The former Stanford University history major has looked to history to find out how significant moral change has occurred in the past. "Historically in America it has been religious appeals that have truly moved people to sacrifice to fight injustice. The only two times in our history we have made genuine, powerful, radically transforming strides toward racial justice have been times of great religious activism - the abolitionist movement and the civil rights movement."
Similarly, he feels now that only a religious understanding of the world can counter the prevailing cultural currents. Religion provides the right language - of love and sacrifice - that are the basis for civility.
"I would like to be able to say that there are other nonreligious institutions that will also have the power to direct our attention to something other than our self-seeking, but I don't know what those are." Liberalism and conservatism are not up to the task, he says.
The family, he says, must be the focal point for moral education, and parents must consciously consider what moral lessons they want their children to learn. "The most important question is, 'What image of civility do our children see in everyday life?'.... It does no good to tell our children, 'Don't say anything behind someone's back that you wouldn't say to their face,' if we do that."
But he realizes the family can't do it alone. Basketball star Charles Barkley "made a strong statement that 'I don't believe kids should look to me as a role model, they should look to their parents.' I don't think kids should look to him either," Carter says, "but a lot do, and he cannot escape his responsibility as a grownup to recognize that how he behaves matters. So many adults would run away from that responsibility - and that is deeply uncivil behavior."
From media moguls to Madison Avenue, the point applies. Yet Carter does not expect results to come just from pleas to TV networks and advertisers. "My own view is that this is something that we will do when we return to God," he says. He is encouraged by the "massive search" many see going on in America. "People are searching for the way to fill 'the hole in the soul,' as my wife calls it. The market can't fill it, our jobs can't fill it - even our friendships, dear though they may be, can't fill it.... And I don't think we will ever recover civility in the sense of this deep and sacrificial concern for others unless we find ways to fill that hole - to deepen our connection to God."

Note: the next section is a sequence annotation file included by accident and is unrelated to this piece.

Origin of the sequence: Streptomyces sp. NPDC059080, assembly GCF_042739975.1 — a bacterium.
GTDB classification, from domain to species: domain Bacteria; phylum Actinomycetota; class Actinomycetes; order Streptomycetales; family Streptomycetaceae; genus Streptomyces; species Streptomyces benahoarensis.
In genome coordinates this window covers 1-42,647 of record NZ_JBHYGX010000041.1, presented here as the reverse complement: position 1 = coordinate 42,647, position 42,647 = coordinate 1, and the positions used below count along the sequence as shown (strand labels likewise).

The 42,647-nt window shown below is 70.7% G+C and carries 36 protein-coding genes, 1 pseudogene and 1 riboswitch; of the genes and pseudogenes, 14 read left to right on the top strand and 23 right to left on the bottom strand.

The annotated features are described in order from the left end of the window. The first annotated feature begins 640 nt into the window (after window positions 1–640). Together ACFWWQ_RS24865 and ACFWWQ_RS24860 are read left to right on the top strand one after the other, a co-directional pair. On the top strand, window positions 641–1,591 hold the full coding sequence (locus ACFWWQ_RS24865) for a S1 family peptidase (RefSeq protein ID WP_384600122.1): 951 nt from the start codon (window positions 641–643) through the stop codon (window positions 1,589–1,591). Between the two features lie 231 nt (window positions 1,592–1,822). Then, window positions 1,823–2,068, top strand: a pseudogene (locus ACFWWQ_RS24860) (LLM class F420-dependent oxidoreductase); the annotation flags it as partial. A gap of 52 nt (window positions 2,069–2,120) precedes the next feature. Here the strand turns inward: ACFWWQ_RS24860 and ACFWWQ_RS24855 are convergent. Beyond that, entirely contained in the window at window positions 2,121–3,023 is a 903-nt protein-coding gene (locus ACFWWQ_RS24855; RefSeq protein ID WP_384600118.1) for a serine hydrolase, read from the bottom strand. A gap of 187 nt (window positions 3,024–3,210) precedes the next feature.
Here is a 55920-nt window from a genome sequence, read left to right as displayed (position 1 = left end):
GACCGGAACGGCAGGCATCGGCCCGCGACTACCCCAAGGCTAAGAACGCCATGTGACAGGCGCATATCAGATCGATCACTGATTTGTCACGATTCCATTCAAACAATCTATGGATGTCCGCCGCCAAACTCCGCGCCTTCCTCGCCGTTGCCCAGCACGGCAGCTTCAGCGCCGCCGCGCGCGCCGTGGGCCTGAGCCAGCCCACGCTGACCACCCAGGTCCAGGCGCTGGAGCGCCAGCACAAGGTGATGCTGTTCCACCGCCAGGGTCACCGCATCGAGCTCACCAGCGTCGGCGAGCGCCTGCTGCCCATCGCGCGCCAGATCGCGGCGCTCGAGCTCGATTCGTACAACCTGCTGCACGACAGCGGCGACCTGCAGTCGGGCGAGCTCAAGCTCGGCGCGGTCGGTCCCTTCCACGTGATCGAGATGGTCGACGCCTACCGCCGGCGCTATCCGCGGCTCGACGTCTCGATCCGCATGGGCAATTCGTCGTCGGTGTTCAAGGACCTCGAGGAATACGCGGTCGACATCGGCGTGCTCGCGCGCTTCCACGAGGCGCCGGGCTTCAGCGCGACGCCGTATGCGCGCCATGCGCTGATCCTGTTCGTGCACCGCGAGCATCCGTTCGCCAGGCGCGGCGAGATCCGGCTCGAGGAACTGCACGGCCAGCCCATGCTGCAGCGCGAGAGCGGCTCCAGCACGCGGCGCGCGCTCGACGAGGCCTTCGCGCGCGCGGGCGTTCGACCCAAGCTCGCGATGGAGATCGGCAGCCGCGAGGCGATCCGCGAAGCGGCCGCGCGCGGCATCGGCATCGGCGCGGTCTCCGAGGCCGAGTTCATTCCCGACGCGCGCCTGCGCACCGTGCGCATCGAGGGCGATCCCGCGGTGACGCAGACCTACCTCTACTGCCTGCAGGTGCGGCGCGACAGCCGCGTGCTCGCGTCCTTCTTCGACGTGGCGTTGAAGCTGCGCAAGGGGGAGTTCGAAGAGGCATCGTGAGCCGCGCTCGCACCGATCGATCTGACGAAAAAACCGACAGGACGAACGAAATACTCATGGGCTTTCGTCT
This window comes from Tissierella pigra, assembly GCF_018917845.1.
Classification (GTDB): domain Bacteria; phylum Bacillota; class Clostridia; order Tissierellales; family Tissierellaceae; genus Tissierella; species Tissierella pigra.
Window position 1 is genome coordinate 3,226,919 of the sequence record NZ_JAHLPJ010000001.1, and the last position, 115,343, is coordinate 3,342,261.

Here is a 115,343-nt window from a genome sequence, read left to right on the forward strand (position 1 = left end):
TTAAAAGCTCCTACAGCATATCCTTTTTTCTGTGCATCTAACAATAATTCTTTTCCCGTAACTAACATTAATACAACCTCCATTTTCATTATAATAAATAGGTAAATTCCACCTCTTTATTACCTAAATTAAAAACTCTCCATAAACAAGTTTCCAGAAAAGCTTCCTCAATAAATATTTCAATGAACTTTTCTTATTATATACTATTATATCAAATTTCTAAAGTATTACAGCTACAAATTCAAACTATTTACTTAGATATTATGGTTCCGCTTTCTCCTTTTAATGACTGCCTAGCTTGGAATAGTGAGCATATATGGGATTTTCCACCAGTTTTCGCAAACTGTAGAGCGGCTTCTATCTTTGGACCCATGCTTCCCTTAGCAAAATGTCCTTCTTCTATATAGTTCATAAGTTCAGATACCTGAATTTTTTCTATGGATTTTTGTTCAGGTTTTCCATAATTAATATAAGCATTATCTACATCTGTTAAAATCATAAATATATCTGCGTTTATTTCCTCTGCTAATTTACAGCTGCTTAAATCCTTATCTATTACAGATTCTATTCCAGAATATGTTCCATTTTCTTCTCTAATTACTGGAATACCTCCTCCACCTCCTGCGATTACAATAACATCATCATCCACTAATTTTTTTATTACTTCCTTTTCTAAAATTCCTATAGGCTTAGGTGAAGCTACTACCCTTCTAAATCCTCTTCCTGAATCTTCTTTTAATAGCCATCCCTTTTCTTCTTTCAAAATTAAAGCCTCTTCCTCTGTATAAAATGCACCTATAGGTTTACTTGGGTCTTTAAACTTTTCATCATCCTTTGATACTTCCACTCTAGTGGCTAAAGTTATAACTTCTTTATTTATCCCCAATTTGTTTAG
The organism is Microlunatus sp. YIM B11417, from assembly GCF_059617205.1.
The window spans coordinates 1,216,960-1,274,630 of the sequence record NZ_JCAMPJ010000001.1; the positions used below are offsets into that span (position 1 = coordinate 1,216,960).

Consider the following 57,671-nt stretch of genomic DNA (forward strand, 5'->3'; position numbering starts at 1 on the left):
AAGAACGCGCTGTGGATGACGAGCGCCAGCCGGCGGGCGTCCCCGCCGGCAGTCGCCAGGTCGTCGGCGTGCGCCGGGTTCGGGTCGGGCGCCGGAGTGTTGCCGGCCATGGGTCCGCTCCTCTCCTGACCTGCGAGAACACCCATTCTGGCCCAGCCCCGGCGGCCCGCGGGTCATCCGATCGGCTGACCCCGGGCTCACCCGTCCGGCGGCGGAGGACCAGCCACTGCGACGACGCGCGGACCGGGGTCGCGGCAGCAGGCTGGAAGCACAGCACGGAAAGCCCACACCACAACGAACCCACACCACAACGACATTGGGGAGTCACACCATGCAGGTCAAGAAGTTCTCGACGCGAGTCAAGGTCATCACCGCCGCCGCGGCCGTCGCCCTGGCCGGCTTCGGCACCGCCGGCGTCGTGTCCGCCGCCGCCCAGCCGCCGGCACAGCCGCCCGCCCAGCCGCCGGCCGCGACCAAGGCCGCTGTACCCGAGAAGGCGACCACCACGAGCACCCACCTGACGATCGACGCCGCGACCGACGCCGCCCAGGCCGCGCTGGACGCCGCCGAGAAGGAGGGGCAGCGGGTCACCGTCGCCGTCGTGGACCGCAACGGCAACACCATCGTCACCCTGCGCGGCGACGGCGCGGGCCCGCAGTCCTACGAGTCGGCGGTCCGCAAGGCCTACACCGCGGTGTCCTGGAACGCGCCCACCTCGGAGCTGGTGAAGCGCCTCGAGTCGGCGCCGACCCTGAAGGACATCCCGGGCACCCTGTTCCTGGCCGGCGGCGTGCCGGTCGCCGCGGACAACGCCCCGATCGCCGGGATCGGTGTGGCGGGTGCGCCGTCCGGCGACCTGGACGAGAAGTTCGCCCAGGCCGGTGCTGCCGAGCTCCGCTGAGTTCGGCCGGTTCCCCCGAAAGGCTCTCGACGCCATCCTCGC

Carter's 'Rules of Civility'
* Our duty to be civil toward others does not depend on whether we like them or not.
* We must sacrifice for strangers, not just for people we happen to know.
* Civility has two parts: generosity, even when it is costly, and trust, even when there is risk.
* Civility creates not merely a negative duty not to do harm, but an affirmative duty to do good.
* Civility requires a commitment to live a common moral life, so we should try to follow the community norms if they are not actually immoral.
* We must come into the presence of our fellow human beings with a sense of awe and gratitude.
* Civility assumes we will disagree; it requires us not to mask our differences, but to resolve them respectfully.
* We must listen to others with knowledge of the possibility that they are right and we are wrong.
* We must express ourselves in ways that demonstrate our respect for others.
* Civility requires resistance to the dominance of social life by the values of the marketplace. [Its] principles should apply in the market and in politics as in every other human activity.
* Civility allows criticism of others, sometimes even requires it, but the criticism should always be civil.
* Civility discourages use of legislation rather than conversation to settle disputes, except as a last resort.
* Teaching civility is an obligation of the family. The state must not interfere with its effort to create a coherent moral universe for its children.
* Civility values diversity, disagreement, and the possibility of resistance, so the state must not use education to try to standardize our children.
* Religions do their greatest service to civility when they preach not only love of neighbor but resistance to wrong.
- From 'Civility: Manners, Morals and the Etiquette of Democracy.'